- Middle Atlas Mountains
- This is a mountain chain located in north-central Morocco. It covers an estimated area of 28,000 square kilometers and runs for about 400 kilometers from north to south. The landscape of the Middle Atlas is a region consisting of different zones with great variations in altitude and in annual precipitation. It is composed of two major parts: high plateaus with an elevation ranging from 1,100 to 2,100 meters as well a conventional mountain chain reaching an elevation of 2,500 meters in some areas. Its topography dominates the surrounding lowlands and is characterized by a Mediterranean climate, with sufficient snow accumulation and rainfall for the practice of pastoral nomadism and rain-fed agriculture. Lying on the northern edge of the mountain range, the Sais plain forms one of Morocco's most favored rainfall areas, receiving an average annual precipitation of 600 to 700 millimeters. The area of the plain that joins the foothills of the Middle Atlas is called the dir, or slope. It is a well-watered area, forested and covered with green pastures throughout the hot and dry summer period. Early in the French Protectorate (1912-1956), the French discovered that the climate and soils of the Sais were suitable for grapevines, and it became a center of viniculture as well as the site of intensive land appropriation schemes.The area is home to several Tamazight-speaking Sanhaja tribes who make up several confederations known as Aït Idrassen, Aït Oumalou, and Aït Yaflman. The Aït Idrassen incorporate Aït Ihand, Aït `Ayyash, Aït Oufella, Aït Youssi, Aït Ndhir, Mjatt, Aït Ouallal, Imelwan, Aït Yemmour, and Aït Sadden. The Aït Oumalou (literally, "people of the shade") are composed of Ishqeren, Beni Mguild, Ishaq, Zayan, and Aït Sukhman. The Aït Yaflman (literally, "those who found peace") incorporate a number of tribes located at the southern end of the High Atlas around Midelt. They consist of the Aït Yahia, Aït Hdiddou, Aït Morghad, Aït Izdey, and Guerwan.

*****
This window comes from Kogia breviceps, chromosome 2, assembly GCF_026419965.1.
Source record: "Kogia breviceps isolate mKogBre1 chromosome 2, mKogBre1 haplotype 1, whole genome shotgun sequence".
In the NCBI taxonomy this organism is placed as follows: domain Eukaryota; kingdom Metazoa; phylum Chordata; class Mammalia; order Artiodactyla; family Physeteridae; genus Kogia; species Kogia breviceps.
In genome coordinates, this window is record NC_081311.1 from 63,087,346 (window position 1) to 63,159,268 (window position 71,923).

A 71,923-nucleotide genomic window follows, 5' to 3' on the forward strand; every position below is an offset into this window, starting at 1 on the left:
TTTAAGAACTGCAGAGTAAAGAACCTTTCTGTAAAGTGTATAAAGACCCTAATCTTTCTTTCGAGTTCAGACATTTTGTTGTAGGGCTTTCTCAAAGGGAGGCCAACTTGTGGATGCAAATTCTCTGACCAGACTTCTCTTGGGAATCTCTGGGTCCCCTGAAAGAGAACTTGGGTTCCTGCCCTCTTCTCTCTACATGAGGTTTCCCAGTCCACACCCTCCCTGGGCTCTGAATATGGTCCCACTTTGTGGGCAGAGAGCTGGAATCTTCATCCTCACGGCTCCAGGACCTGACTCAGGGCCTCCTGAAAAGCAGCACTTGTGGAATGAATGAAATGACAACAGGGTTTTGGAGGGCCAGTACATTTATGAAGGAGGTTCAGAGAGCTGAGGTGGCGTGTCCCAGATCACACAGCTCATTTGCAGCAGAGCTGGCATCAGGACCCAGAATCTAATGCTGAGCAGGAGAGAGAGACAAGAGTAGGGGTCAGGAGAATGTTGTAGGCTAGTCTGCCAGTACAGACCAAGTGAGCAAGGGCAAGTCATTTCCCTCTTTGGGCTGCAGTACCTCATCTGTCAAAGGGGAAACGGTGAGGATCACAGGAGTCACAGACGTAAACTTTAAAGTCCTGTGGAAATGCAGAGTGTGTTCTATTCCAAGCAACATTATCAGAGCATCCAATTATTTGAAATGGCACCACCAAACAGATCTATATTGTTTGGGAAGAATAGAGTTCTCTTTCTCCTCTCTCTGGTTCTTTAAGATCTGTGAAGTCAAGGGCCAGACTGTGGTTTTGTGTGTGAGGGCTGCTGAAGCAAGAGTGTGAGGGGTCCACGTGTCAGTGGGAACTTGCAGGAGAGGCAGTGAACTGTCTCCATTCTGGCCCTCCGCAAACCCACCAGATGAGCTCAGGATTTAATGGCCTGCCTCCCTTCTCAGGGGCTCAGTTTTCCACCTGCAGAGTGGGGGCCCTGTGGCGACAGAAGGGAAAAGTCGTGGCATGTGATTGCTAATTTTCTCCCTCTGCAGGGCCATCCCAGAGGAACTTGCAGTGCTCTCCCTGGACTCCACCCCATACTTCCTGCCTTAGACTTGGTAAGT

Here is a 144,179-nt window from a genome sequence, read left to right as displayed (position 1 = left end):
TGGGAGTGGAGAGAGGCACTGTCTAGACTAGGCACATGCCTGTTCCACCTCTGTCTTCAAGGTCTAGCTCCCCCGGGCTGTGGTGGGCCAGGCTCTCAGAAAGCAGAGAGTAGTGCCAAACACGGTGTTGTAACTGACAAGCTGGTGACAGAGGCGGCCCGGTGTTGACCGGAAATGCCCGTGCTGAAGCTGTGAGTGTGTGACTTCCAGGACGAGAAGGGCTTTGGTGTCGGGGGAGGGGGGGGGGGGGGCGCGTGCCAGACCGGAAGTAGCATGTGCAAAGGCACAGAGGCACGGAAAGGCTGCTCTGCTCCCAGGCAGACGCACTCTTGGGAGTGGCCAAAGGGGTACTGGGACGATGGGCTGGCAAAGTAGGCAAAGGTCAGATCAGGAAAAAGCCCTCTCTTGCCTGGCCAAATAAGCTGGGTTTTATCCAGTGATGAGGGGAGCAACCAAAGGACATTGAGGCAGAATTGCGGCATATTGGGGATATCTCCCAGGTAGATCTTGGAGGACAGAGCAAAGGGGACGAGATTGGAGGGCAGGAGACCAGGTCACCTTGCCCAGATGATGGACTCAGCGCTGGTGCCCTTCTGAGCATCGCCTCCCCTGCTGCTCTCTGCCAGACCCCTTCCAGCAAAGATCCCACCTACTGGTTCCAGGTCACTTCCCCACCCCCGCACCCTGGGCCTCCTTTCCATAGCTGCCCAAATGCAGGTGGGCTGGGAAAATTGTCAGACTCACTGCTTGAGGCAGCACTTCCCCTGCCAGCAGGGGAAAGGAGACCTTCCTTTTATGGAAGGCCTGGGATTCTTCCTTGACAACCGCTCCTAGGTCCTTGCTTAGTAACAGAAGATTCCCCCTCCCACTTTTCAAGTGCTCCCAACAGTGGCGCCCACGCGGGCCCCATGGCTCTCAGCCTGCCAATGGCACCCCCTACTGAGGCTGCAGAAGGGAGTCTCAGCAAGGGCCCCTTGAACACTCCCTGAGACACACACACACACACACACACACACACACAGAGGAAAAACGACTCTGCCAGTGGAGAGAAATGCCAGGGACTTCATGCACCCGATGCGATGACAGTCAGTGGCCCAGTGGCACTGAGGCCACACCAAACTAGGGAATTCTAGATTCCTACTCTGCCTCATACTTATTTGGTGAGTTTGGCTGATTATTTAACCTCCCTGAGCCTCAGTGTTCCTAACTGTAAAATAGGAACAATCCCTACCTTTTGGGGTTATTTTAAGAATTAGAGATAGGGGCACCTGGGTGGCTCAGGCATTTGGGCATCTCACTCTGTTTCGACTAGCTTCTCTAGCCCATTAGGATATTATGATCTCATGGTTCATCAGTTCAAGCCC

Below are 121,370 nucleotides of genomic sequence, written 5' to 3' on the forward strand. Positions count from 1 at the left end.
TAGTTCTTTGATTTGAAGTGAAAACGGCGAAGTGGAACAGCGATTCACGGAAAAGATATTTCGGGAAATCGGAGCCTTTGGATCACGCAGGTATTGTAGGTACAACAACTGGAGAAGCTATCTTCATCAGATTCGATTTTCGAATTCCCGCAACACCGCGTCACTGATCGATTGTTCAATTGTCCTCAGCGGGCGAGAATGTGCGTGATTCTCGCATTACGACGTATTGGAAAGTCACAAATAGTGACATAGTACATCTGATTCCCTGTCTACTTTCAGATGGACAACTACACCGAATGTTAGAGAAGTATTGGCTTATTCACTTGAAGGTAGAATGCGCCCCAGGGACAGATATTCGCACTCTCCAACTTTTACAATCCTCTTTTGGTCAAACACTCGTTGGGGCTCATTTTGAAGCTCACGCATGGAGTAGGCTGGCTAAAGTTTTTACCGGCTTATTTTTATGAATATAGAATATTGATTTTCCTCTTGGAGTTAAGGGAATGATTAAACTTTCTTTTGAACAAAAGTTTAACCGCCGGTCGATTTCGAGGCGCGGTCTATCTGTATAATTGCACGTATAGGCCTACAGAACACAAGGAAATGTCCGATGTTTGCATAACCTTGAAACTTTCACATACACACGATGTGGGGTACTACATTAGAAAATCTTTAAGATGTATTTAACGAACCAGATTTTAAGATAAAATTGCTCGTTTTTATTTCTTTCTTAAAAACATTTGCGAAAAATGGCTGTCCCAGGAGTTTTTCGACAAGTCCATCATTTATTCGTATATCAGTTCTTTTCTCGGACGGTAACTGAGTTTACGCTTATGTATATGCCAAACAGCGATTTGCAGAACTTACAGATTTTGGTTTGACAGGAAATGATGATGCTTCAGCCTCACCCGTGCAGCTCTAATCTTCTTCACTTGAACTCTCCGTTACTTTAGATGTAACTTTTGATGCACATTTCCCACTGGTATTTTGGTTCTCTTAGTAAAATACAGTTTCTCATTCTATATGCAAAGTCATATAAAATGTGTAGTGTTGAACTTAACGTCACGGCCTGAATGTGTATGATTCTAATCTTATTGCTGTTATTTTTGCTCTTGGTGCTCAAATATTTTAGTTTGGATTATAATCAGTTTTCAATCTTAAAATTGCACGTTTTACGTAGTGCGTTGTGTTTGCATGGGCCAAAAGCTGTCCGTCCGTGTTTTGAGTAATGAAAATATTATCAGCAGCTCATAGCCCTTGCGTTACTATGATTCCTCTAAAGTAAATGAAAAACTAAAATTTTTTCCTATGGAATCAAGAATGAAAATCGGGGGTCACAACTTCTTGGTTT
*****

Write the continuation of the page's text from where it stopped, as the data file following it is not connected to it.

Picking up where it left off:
Historical Dictionary of the Berbers (Imazighen) . Hsain Ilahiane. 2014.